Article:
One of my favorite data structures is the hash table because it’s simple & powerful.

You probably have used it before since it’s an efficient way to store key-value pairs.

There are some interesting computer science concepts behind the implementation of a hash table that are worth studying, and that’s exactly what we are going to do in this article!

The basic idea of a hash table is to allow us to efficiently (in `O(1)`

) retrieve data that is indexed by a key.

As a quick refresher, this is what using a hash table looks like in Ruby:

prices = { apple: 0.50, ice_cream: 3, steak: 10 }

To implement a hash table we need two components:

- A place to store the table entries
- A way to assign key/value pairs to a specific position (index) inside this data store

In other words, we need an array & a hash function.

The **hash function** is an important component of a hash table.

This function transforms the key into an index that can be used to lookup or update its associated value.

This is the big difference between plain arrays & hash tables.

In an array, you can only access values via their index and the index can only be a number. In a hash table, you **access values via their key & the key can be anything** (string, symbol, integer…), as long as you can write a hash function for it.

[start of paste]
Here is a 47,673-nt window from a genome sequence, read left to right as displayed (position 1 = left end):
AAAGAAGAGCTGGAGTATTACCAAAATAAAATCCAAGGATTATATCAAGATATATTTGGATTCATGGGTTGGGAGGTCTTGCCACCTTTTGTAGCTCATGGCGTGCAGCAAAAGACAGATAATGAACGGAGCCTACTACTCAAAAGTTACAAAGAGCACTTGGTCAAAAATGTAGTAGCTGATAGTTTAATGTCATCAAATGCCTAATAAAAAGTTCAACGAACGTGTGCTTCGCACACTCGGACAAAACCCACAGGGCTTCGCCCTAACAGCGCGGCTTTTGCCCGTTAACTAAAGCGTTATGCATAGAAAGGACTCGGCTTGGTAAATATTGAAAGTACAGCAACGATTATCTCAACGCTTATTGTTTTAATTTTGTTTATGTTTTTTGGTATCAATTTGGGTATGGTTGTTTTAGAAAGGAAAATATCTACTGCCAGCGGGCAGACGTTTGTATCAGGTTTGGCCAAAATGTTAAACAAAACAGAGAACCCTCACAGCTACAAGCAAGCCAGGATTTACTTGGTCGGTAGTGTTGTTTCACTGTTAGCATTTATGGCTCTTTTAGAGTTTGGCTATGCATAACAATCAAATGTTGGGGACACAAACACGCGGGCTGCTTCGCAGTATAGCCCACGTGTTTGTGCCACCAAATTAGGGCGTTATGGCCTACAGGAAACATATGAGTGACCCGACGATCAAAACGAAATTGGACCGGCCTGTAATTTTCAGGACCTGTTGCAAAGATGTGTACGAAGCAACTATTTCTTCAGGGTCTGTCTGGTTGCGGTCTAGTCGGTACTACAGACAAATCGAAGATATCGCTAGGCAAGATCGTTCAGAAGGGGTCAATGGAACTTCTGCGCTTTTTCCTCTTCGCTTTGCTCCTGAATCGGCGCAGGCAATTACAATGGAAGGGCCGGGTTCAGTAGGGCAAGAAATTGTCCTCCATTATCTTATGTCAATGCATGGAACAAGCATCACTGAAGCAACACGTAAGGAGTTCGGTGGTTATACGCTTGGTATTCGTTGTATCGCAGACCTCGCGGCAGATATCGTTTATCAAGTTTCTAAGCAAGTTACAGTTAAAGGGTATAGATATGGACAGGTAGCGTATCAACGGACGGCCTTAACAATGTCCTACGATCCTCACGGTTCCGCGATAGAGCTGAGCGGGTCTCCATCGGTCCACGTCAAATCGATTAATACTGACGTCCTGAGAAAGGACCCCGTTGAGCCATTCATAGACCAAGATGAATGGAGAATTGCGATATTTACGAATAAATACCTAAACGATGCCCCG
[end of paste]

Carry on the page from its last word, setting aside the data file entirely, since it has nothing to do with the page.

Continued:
You can write a simple hash function for strings by converting all the letters into their ASCII values then adding them up.

**Here is an example**:

BUCKETS = 32 def hash(input) input.to_s.chars.inject(0) { |sum, ch| sum + ch.ord } % BUCKETS end

In this method we use `to_s`

to make sure we are working with a string.

This will help us avoid ‘undefined method’ errors. Then a combination of `chars`

(to convert the string into an `Array`

of its characters) & `inject`

for adding up the values.

Inside the block I used the `ord`

method to convert the characters into their ordinal values.

Finally, I used the modulo operator `%`

to make sure the resulting value fits into the array. We call each entry in this array a ‘bucket’.

Ideally we want all our buckets to be filled evenly, this will give us the best performance when we need to retrieve a value.

Let’s look at what happens when we test our hash function using this code:

# Create an array of size BUCKETS with all elements set to 0 table = Array.new(BUCKETS) { 0 } letters = Array('a'..'z') 10_000.times do # Create a random string input = Array.new(5) { letters.sample }.join # Count hash distribution table[hash(input)] += 1 end

This produces the following results:

[302, 290, 299, 309, 321, 293, 316, 301, 296, 306, 340, 321, 313, 304, 318, 296, 331, 306, 348, 330, 310, 313, 298, 292, 304, 315, 337, 325, 325, 331, 319, 291]

It looks like our keys are evenly distributed…

…but what happens if we ramp up the number of buckets?

In this example I used a bucket size of 128 (it was 32 before):